This BBQ/Cajun sit-down restaurant proudly displays its portable smoker in front of the building. Inside, model ships are perched atop a fancy showcase for hot sauces, with framed shrimp labels on the walls. A menu board hangs behind a rarely-used take-out counter, and off to the side is a huge revolving display for pies and other desserts. The menu reads as if barbecue is sort of an afterthought here, with seafood and Cajun dishes the main emphasis. Maybe the current popularity of barbecue and its inherent catering potential is keeping the Cajun side afloat.
Barbecue meats include babyback ribs, beef ribs, pulled pork, brisket and chicken. There are no St Louis ribs. On a Sunday night visit with my wife, I tried the brisket chili and a combination that included both ribs and pulled pork. The chili had good flavor, a lot of beans, and not a lot of meat, and the meat that was there was ground. The pork ribs were small, tough and dry, with a slightly smoky flavor but no smoke ring. Beef ribs were also very tough, with a few pockets of tender pink meat here and there, but they seemed to be cooked on high heat. I couldn’t taste any of the Cajun dry rub on the beef that was promised in the menu description. Pulled pork was perfectly tender, slightly smoky, and moistened with a mild brown sauce.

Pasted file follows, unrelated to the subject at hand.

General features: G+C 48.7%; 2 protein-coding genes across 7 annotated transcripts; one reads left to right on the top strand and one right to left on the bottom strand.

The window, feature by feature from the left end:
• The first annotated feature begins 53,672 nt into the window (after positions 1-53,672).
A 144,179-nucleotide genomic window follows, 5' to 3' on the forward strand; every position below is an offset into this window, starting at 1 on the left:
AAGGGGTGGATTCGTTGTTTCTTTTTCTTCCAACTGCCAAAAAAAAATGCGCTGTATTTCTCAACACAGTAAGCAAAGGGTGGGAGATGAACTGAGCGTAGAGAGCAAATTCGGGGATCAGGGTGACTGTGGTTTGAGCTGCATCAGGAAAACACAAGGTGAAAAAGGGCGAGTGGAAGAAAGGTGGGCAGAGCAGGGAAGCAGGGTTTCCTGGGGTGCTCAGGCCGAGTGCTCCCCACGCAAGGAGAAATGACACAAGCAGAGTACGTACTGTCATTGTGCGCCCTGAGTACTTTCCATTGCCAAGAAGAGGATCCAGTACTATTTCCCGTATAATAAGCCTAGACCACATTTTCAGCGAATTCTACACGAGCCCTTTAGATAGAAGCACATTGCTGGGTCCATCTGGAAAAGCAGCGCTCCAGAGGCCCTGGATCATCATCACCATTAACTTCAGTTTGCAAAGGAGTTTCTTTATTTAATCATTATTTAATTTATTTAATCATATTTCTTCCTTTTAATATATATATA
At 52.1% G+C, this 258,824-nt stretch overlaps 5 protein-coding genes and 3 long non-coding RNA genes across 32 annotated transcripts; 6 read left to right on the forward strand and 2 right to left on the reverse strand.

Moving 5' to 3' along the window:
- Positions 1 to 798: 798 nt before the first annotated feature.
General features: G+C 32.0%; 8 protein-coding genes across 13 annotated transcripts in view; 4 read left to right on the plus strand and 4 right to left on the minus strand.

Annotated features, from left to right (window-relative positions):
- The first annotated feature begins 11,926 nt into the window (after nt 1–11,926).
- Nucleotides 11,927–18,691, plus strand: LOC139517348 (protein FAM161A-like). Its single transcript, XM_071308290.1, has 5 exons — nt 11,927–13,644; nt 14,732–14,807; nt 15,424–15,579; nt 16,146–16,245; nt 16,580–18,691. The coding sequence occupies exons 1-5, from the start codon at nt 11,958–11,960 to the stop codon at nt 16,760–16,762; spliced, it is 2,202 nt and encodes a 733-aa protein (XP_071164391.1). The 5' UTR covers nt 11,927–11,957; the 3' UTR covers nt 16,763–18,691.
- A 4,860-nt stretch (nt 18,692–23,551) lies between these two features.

Cole slaw was light and crisp; collard greens had a nice dark undercurrent and lots of garlic; baked beans tasted like your typical canned variety. My wife’s crawfish tails and Cajun seafood were pretty good. On a previous lunch visit, I just ordered babybacks and found them meatier but not smoky. Cornbread had jalapeños in it but was very stiff and old tasting.
The bottom line: A mixed bag, with the strengths being the peripheral items, not the barbecue. I’d go back for the Cajun dishes, but for barbecue, there are better options on the South Shore.